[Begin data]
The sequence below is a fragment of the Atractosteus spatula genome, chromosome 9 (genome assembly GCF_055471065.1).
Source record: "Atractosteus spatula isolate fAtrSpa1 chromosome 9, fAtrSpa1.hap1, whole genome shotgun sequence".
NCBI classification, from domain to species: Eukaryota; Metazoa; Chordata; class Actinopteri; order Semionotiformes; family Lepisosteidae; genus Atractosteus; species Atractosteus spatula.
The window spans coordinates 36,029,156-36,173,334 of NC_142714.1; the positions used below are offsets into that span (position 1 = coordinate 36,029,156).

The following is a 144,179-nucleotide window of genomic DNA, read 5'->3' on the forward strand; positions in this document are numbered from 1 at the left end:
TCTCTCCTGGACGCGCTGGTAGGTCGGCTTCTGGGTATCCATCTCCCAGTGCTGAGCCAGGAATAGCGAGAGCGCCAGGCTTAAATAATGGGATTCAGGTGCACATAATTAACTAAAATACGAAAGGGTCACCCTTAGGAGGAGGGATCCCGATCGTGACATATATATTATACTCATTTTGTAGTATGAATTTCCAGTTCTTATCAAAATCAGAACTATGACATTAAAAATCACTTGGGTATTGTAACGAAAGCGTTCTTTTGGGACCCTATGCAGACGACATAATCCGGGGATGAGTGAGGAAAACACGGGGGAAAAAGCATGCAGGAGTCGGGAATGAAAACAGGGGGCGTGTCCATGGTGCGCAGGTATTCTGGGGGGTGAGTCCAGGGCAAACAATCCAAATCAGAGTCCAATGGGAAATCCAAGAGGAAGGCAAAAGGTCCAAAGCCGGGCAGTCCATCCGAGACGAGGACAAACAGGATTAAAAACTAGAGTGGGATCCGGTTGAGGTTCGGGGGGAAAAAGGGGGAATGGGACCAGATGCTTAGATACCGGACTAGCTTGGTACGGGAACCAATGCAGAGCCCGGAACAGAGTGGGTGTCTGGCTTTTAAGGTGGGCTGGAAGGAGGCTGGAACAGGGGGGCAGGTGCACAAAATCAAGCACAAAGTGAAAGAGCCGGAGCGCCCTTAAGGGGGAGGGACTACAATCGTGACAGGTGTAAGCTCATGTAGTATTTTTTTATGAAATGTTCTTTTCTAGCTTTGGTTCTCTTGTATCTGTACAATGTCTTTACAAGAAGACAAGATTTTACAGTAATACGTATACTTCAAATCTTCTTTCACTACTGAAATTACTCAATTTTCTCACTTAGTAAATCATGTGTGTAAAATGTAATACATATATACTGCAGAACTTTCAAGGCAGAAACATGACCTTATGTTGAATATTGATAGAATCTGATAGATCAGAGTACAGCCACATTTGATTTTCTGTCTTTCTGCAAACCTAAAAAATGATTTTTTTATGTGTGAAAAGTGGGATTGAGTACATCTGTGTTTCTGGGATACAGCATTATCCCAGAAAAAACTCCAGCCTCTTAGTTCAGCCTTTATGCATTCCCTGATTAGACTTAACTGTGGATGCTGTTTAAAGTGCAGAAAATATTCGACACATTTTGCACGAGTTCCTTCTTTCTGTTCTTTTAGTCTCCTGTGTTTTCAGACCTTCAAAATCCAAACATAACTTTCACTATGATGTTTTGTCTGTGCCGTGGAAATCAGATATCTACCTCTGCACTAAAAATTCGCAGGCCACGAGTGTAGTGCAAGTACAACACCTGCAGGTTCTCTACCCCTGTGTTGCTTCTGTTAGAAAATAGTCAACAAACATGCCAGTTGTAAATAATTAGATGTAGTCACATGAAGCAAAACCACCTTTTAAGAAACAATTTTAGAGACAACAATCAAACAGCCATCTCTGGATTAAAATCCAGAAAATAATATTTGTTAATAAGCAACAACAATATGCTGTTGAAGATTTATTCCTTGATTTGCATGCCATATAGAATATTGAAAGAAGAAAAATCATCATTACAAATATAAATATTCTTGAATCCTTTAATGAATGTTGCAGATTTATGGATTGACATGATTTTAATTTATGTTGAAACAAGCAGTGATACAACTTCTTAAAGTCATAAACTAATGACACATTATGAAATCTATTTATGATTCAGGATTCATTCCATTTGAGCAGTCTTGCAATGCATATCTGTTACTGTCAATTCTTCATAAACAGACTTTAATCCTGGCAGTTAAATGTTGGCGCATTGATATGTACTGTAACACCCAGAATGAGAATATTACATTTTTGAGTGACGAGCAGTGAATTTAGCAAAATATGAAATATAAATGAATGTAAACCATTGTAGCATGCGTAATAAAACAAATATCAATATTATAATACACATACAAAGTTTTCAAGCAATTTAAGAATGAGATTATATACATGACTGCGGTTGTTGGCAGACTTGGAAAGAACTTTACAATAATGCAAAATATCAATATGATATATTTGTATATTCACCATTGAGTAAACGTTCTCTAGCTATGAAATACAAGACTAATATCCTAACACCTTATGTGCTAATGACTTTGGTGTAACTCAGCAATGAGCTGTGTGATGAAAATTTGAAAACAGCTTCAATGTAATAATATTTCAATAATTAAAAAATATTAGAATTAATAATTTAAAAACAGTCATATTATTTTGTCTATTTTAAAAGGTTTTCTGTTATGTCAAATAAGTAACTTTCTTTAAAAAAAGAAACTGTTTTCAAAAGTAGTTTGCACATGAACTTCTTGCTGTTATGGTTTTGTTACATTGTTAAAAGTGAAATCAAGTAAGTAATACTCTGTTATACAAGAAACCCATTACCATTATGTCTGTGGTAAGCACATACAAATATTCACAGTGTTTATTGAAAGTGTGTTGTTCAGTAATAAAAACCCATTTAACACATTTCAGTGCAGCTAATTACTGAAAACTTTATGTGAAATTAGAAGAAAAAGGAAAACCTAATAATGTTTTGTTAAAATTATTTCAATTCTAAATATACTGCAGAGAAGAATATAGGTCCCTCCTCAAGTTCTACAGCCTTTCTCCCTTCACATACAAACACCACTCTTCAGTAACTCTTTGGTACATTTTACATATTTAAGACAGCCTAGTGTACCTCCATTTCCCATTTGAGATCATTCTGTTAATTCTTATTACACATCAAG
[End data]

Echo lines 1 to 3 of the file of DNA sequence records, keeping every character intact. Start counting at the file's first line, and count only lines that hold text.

The sequence below is a fragment of the Atractosteus spatula genome, chromosome 9 (genome assembly GCF_055471065.1).
Source record: "Atractosteus spatula isolate fAtrSpa1 chromosome 9, fAtrSpa1.hap1, whole genome shotgun sequence".
NCBI classification, from domain to species: Eukaryota; Metazoa; Chordata; class Actinopteri; order Semionotiformes; family Lepisosteidae; genus Atractosteus; species Atractosteus spatula.